Andy Burnham has welcomed the news that Liz Truss would perform a U-turn on railway investment in the North of England if she becomes Prime Minister.

The Greater Manchester mayor described the promise to deliver Northern Powerhouse Rail (NPR) in full as a 'turning point' in the Tory leadership battle.

It comes as Ms Truss backed the scheme which was scaled down last year, saying it would bring better jobs to the region and tackle the productivity gap.

The move would mean tens of billions of pounds of new investment in transport infrastructure and high speed connections running on new trains lines across the North, from Liverpool to Leeds via Manchester and Bradford.

It would be a reversal of the current government’s proposal, unveiled last November, which saw the budget for NPR slashed by £24.9bn, with the original vision for a new line replaced with upgrades to existing routes.

The commitment comes after Northern newspapers called on Ms Truss and her leadership rival Rishi Sunak to keep their party’s promises to the North.

In a joint letter published last night, Northern metro mayors, including Mr Burnham, said building NPR in full was "critical to unlocking the full potential of the Northern economy in the 21st century and levelling us up with the South".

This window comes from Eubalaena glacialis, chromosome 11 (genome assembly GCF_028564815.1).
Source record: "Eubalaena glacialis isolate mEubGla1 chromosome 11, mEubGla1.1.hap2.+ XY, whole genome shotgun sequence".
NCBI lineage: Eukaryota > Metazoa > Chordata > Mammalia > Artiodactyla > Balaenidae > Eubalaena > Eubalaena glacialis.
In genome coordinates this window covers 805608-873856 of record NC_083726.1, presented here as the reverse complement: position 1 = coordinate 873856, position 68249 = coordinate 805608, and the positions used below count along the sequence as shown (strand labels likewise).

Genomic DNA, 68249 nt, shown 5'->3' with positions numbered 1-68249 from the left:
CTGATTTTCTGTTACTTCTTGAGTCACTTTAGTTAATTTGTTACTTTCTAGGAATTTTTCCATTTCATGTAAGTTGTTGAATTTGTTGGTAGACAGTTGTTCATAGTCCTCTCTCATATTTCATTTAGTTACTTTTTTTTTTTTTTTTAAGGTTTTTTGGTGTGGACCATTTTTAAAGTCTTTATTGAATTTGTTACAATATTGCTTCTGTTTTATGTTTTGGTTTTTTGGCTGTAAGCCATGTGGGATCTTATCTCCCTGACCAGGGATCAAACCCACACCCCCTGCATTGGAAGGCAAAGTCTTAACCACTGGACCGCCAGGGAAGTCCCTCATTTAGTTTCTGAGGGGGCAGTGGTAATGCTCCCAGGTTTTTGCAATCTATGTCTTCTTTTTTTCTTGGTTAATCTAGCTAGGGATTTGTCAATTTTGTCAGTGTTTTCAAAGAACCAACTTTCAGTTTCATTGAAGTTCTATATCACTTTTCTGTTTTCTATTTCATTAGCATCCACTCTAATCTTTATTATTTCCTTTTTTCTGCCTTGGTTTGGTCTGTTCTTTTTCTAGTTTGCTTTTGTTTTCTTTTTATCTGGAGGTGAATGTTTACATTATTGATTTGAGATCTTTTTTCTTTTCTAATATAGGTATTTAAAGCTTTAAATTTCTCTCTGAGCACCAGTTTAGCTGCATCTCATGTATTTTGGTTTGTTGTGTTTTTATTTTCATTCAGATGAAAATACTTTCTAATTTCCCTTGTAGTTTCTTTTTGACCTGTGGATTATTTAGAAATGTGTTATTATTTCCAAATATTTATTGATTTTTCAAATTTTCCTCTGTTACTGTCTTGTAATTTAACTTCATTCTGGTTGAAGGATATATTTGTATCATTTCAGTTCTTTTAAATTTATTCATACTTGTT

Speaking on BBC Radio Manchester this morning, Thursday, Mr Burnham said he was not convinced by either of the Conservative leadership candidates.

However, he welcomed the news that Ms Truss said she supports NPR in full.

He said: “The thing that we need most in the North of England is proper rail connectivity.

“We’ve said to the two candidates today, sit down with us and get this plan together to level up the North of England, particularly with a new railway line.

“And I hear from what’s reported, that Liz Truss is prepared to do a U-turn.

“That would be a bit of a turning point in this leadership election if that is true.”

Mr Burnham told listeners that the Labour governments of Tony Blair and Gordon Brown, which he was a member of, did not do enough for the North.

The Greater Manchester mayor said he would work with any political party that prioritises the region for public investment over the next 10 or 20 years.

But he warned of the dangers of governing like Margaret Thatcher which he claimed both Conservative leadership candidates have said they would do.

He said: “That is not levelling up.

“If you are going to do that, you must call a general election.

“Because if you try to govern on that basis on a mandate given to you by the North of England for something completely different, you’re going to remove the last vestige of trust that we have in this country in politics.”